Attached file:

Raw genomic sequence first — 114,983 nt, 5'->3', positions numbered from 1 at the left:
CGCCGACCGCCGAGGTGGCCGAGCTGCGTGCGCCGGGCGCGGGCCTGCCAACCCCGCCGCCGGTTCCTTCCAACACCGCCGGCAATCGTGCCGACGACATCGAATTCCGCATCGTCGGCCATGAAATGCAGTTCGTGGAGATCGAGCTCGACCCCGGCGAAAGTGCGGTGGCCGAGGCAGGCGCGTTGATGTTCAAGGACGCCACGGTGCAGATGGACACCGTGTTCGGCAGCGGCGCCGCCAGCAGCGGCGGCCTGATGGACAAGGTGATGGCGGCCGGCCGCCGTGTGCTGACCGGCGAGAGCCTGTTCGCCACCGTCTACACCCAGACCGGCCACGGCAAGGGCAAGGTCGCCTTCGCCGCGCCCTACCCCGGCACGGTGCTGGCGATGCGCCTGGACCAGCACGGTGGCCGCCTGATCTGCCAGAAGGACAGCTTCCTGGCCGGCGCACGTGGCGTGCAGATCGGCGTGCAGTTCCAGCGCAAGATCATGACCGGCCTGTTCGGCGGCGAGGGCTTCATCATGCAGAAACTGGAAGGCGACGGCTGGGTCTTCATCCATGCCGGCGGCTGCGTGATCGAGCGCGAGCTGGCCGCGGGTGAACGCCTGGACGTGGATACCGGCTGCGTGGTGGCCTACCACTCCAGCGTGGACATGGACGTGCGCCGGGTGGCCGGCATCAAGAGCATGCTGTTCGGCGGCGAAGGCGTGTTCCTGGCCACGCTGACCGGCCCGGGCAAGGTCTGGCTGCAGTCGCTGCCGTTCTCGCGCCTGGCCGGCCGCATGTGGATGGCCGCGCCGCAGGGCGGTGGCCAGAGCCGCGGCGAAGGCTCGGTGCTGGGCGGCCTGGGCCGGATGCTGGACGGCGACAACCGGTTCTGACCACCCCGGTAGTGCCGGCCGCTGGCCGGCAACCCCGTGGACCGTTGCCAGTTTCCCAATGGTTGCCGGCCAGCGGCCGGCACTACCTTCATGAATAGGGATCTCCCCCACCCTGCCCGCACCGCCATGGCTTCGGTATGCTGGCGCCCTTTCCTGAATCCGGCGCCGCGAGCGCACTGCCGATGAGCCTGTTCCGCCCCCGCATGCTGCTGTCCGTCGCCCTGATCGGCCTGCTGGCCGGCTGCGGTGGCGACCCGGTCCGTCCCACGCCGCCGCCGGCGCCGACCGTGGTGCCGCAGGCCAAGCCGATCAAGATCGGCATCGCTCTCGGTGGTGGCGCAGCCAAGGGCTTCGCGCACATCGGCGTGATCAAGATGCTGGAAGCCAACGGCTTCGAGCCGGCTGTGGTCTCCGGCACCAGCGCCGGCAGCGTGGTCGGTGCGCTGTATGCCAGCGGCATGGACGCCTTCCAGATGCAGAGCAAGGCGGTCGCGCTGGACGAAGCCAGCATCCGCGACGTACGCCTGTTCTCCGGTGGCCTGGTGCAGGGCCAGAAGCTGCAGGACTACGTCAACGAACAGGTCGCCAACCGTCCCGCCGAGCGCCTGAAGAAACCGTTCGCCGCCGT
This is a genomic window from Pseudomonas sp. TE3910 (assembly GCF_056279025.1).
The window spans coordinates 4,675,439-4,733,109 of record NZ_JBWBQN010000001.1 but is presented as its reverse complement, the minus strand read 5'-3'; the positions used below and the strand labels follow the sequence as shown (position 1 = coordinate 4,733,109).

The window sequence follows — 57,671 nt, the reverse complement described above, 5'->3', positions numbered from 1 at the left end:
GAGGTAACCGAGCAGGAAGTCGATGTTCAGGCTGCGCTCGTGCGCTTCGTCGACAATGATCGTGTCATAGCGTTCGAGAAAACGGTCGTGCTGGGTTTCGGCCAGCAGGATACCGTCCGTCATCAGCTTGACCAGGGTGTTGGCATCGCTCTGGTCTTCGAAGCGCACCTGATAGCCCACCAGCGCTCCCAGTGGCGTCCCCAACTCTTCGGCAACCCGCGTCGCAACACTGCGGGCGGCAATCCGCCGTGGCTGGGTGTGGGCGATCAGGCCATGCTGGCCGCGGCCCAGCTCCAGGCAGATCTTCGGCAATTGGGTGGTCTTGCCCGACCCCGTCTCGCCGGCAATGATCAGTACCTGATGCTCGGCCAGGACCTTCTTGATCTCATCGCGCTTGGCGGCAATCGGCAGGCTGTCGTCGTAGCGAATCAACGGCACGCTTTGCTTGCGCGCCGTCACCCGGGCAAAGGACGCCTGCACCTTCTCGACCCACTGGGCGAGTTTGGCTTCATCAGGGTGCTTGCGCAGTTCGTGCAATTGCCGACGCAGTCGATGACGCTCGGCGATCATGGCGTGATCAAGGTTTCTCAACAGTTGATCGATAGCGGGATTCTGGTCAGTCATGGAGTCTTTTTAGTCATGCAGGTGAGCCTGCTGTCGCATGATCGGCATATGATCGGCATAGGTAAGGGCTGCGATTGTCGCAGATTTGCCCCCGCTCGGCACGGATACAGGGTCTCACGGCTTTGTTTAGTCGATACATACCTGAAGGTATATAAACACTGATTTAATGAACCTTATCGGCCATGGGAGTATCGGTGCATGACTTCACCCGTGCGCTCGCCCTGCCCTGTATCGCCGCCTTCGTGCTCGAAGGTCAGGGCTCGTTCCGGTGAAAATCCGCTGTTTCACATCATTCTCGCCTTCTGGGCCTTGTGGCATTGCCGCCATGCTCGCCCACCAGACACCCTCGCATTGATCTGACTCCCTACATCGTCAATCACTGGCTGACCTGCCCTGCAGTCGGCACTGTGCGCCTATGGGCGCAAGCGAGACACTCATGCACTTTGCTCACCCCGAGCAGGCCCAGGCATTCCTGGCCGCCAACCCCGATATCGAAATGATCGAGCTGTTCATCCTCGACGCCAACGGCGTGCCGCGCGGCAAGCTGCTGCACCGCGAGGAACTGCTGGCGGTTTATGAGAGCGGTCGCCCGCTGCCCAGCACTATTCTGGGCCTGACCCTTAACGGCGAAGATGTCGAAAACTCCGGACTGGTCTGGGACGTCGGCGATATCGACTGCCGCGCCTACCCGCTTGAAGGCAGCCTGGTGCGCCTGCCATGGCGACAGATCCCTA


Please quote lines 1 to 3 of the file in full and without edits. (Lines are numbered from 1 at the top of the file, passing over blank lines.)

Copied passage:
Raw genomic sequence first — 114,983 nt, 5'->3', positions numbered from 1 at the left:
CGCCGACCGCCGAGGTGGCCGAGCTGCGTGCGCCGGGCGCGGGCCTGCCAACCCCGCCGCCGGTTCCTTCCAACACCGCCGGCAATCGTGCCGACGACATCGAATTCCGCATCGTCGGCCATGAAATGCAGTTCGTGGAGATCGAGCTCGACCCCGGCGAAAGTGCGGTGGCCGAGGCAGGCGCGTTGATGTTCAAGGACGCCACGGTGCAGATGGACACCGTGTTCGGCAGCGGCGCCGCCAGCAGCGGCGGCCTGATGGACAAGGTGATGGCGGCCGGCCGCCGTGTGCTGACCGGCGAGAGCCTGTTCGCCACCGTCTACACCCAGACCGGCCACGGCAAGGGCAAGGTCGCCTTCGCCGCGCCCTACCCCGGCACGGTGCTGGCGATGCGCCTGGACCAGCACGGTGGCCGCCTGATCTGCCAGAAGGACAGCTTCCTGGCCGGCGCACGTGGCGTGCAGATCGGCGTGCAGTTCCAGCGCAAGATCATGACCGGCCTGTTCGGCGGCGAGGGCTTCATCATGCAGAAACTGGAAGGCGACGGCTGGGTCTTCATCCATGCCGGCGGCTGCGTGATCGAGCGCGAGCTGGCCGCGGGTGAACGCCTGGACGTGGATACCGGCTGCGTGGTGGCCTACCACTCCAGCGTGGACATGGACGTGCGCCGGGTGGCCGGCATCAAGAGCATGCTGTTCGGCGGCGAAGGCGTGTTCCTGGCCACGCTGACCGGCCCGGGCAAGGTCTGGCTGCAGTCGCTGCCGTTCTCGCGCCTGGCCGGCCGCATGTGGATGGCCGCGCCGCAGGGCGGTGGCCAGAGCCGCGGCGAAGGCTCGGTGCTGGGCGGCCTGGGCCGGATGCTGGACGGCGACAACCGGTTCTGACCACCCCGGTAGTGCCGGCCGCTGGCCGGCAACCCCGTGGACCGTTGCCAGTTTCCCAATGGTTGCCGGCCAGCGGCCGGCACTACCTTCATGAATAGGGATCTCCCCCACCCTGCCCGCACCGCCATGGCTTCGGTATGCTGGCGCCCTTTCCTGAATCCGGCGCCGCGAGCGCACTGCCGATGAGCCTGTTCCGCCCCCGCATGCTGCTGTCCGTCGCCCTGATCGGCCTGCTGGCCGGCTGCGGTGGCGACCCGGTCCGTCCCACGCCGCCGCCGGCGCCGACCGTGGTGCCGCAGGCCAAGCCGATCAAGATCGGCATCGCTCTCGGTGGTGGCGCAGCCAAGGGCTTCGCGCACATCGGCGTGATCAAGATGCTGGAAGCCAACGGCTTCGAGCCGGCTGTGGTCTCCGGCACCAGCGCCGGCAGCGTGGTCGGTGCGCTGTATGCCAGCGGCATGGACGCCTTCCAGATGCAGAGCAAGGCGGTCGCGCTGGACGAAGCCAGCATCCGCGACGTACGCCTGTTCTCCGGTGGCCTGGTGCAGGGCCAGAAGCTGCAGGACTACGTCAACGAACAGGTCGCCAACCGTCCCGCCGAGCGCCTGAAGAAACCGTTCGCCGCCGT
This is a genomic window from Pseudomonas sp. TE3910 (assembly GCF_056279025.1).